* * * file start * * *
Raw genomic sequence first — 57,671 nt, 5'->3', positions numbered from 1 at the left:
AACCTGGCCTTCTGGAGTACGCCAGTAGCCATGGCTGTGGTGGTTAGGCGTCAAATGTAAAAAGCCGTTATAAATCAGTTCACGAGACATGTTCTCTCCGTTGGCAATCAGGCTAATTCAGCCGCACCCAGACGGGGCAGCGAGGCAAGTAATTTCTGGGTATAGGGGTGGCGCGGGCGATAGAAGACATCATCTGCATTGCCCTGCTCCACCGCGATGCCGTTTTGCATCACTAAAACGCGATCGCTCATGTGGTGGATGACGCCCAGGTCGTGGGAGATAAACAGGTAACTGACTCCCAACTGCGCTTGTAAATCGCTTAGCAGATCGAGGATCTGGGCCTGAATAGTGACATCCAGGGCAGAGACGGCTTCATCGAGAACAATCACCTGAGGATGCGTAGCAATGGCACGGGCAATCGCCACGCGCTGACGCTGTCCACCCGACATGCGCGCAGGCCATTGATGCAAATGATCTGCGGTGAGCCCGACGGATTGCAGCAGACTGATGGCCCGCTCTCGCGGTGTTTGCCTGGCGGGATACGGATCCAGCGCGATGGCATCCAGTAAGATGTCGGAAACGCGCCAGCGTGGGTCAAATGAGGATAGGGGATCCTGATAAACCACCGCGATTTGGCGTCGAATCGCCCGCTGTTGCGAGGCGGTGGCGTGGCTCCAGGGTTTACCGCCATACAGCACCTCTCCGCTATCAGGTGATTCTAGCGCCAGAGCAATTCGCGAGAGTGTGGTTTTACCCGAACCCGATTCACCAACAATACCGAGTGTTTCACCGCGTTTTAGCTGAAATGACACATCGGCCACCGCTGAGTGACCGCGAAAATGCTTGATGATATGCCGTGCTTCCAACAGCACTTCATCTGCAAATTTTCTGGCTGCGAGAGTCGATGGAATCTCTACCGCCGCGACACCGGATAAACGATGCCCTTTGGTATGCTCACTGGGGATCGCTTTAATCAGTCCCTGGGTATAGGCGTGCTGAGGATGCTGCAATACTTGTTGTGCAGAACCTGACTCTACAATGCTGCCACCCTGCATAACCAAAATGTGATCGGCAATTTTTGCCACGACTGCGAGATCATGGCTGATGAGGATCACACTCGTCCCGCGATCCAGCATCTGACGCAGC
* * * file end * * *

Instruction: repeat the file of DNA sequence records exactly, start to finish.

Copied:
Raw genomic sequence first — 57,671 nt, 5'->3', positions numbered from 1 at the left:
AACCTGGCCTTCTGGAGTACGCCAGTAGCCATGGCTGTGGTGGTTAGGCGTCAAATGTAAAAAGCCGTTATAAATCAGTTCACGAGACATGTTCTCTCCGTTGGCAATCAGGCTAATTCAGCCGCACCCAGACGGGGCAGCGAGGCAAGTAATTTCTGGGTATAGGGGTGGCGCGGGCGATAGAAGACATCATCTGCATTGCCCTGCTCCACCGCGATGCCGTTTTGCATCACTAAAACGCGATCGCTCATGTGGTGGATGACGCCCAGGTCGTGGGAGATAAACAGGTAACTGACTCCCAACTGCGCTTGTAAATCGCTTAGCAGATCGAGGATCTGGGCCTGAATAGTGACATCCAGGGCAGAGACGGCTTCATCGAGAACAATCACCTGAGGATGCGTAGCAATGGCACGGGCAATCGCCACGCGCTGACGCTGTCCACCCGACATGCGCGCAGGCCATTGATGCAAATGATCTGCGGTGAGCCCGACGGATTGCAGCAGACTGATGGCCCGCTCTCGCGGTGTTTGCCTGGCGGGATACGGATCCAGCGCGATGGCATCCAGTAAGATGTCGGAAACGCGCCAGCGTGGGTCAAATGAGGATAGGGGATCCTGATAAACCACCGCGATTTGGCGTCGAATCGCCCGCTGTTGCGAGGCGGTGGCGTGGCTCCAGGGTTTACCGCCATACAGCACCTCTCCGCTATCAGGTGATTCTAGCGCCAGAGCAATTCGCGAGAGTGTGGTTTTACCCGAACCCGATTCACCAACAATACCGAGTGTTTCACCGCGTTTTAGCTGAAATGACACATCGGCCACCGCTGAGTGACCGCGAAAATGCTTGATGATATGCCGTGCTTCCAACAGCACTTCATCTGCAAATTTTCTGGCTGCGAGAGTCGATGGAATCTCTACCGCCGCGACACCGGATAAACGATGCCCTTTGGTATGCTCACTGGGGATCGCTTTAATCAGTCCCTGGGTATAGGCGTGCTGAGGATGCTGCAATACTTGTTGTGCAGAACCTGACTCTACAATGCTGCCACCCTGCATAACCAAAATGTGATCGGCAATTTTTGCCACGACTGCGAGATCATGGCTGATGAGGATCACACTCGTCCCGCGATCCAGCATCTGACGCAGC